Artículos de revistas
Immigrant health workers in Chile: is there a Latin American "brain drain"?
Rev Panam Salud Publica. 2012 Aug;32(2):161-7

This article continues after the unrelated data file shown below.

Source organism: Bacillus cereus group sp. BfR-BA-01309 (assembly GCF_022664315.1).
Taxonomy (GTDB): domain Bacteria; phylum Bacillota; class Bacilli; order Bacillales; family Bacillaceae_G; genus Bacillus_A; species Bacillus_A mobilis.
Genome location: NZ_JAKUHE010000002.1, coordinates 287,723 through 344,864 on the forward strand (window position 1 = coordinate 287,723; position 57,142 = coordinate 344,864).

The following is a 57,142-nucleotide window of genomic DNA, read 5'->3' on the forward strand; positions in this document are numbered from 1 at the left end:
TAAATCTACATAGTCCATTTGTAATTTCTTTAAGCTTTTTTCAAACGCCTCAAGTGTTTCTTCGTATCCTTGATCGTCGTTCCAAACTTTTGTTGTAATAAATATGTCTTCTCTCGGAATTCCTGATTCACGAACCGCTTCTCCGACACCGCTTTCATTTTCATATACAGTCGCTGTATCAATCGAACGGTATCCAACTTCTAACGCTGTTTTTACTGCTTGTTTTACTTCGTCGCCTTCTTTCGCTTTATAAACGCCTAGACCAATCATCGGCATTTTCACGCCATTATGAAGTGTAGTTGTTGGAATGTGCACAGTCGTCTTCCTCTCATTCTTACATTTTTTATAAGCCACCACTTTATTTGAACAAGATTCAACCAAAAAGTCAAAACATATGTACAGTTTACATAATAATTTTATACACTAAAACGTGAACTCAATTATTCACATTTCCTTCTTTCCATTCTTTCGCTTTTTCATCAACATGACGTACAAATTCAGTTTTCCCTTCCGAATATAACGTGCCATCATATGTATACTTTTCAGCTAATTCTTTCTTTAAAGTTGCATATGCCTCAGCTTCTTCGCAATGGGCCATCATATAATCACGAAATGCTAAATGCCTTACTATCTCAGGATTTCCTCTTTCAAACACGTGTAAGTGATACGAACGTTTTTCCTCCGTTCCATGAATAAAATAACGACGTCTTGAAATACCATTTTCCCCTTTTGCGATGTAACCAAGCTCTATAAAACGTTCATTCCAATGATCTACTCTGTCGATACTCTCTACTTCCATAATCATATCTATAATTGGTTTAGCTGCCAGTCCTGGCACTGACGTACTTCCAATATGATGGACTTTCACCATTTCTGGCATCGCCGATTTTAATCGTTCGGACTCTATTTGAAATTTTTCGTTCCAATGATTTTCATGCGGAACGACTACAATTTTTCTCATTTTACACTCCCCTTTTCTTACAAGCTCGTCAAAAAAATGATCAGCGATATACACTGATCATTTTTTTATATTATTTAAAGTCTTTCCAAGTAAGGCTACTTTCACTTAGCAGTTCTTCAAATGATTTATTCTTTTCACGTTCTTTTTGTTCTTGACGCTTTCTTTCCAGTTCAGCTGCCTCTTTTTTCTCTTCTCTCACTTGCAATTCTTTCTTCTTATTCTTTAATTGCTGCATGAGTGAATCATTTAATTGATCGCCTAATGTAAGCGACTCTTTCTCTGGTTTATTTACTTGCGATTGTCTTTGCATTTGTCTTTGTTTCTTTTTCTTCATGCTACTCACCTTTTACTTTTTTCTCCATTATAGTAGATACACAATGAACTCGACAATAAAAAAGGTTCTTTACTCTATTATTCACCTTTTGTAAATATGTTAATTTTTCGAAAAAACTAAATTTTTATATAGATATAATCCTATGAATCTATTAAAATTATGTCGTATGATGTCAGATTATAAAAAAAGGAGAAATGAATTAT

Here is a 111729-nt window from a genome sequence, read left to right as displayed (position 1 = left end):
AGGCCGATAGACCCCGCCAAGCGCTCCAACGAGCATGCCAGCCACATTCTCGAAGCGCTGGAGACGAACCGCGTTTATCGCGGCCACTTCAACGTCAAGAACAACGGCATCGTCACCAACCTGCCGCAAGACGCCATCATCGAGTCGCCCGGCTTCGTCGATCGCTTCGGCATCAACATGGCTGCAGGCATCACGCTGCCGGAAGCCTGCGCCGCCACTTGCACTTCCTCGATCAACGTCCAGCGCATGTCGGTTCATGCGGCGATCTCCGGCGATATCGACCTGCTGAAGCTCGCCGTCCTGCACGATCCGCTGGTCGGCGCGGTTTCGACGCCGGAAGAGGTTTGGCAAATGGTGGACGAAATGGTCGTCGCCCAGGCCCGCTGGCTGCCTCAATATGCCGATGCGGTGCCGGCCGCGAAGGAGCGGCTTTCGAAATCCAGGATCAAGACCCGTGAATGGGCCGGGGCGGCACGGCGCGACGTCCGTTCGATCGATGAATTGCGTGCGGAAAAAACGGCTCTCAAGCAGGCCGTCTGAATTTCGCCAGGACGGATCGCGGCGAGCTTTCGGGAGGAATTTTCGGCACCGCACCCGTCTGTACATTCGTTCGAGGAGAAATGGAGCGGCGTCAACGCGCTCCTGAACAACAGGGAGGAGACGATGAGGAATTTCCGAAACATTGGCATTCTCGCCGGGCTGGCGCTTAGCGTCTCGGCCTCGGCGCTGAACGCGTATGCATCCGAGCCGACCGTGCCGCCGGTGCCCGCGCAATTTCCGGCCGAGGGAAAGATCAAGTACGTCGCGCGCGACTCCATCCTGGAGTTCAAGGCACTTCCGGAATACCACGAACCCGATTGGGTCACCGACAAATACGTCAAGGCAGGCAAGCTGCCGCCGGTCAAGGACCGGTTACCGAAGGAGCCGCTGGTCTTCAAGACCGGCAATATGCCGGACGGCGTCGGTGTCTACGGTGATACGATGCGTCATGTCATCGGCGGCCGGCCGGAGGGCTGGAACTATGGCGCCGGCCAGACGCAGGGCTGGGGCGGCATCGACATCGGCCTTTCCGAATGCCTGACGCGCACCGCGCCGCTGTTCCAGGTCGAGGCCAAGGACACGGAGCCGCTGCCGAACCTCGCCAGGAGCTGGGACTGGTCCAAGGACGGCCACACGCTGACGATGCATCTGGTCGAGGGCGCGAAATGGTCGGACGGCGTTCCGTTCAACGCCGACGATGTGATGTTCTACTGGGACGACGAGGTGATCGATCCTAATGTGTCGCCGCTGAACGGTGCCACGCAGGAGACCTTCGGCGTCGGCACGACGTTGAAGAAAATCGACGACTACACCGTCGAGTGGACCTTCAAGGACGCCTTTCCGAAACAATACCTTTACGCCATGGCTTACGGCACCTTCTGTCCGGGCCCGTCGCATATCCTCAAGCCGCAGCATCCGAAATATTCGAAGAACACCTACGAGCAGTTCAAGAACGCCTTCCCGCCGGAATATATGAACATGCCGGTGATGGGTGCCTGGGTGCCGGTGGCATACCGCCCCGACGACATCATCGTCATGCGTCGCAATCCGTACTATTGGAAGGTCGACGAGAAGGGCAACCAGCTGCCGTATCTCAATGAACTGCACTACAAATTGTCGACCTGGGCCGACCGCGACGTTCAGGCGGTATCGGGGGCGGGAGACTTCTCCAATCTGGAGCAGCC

Most research on the phenomenon of "brain drain" (one-way flow of highly skilled/educated individuals) has focused on movement between the least developed and most highly developed countries. Therefore, the significance of patterns of migration to middle-income countries such as those in Latin America is less clear. The aim of this study was to outline key features of international health worker "brain drain" to Chile to promote discussion and further research on this phenomenon as it pertains to the Latin American region. The study compared immigrant health workers living in Chile to both Chilean-born health workers and other immigrants living in Chile using a qualitative nationwide dataset (the results of Chile's 2009 National Socioeconomic Characterization Survey). Demographic, socioeconomic, and health-related variables were included in the analyses, which were weighted by population to obtain nationally representative estimates. In 2009, immigrant health workers represented 2.2% of all health personnel and 2.6% of all resident immigrants in the country. While most immigrant health workers had a universitylevel education, about 25% had only a high school-level education or less. There was no statistically significant difference between the distribution of immigrant health workers' household income and that of Chilean-born health workers. A significantly higher proportion of the immigrant group reported no entitlement to health care provision. While the results of this study do not indicate a significant international health worker "brain drain" to Chile, they do suggest distinctive patterns of migration within the Latin American region. Future studies in Chile could confirm the validity of these results, using a larger sample of immigrant health workers.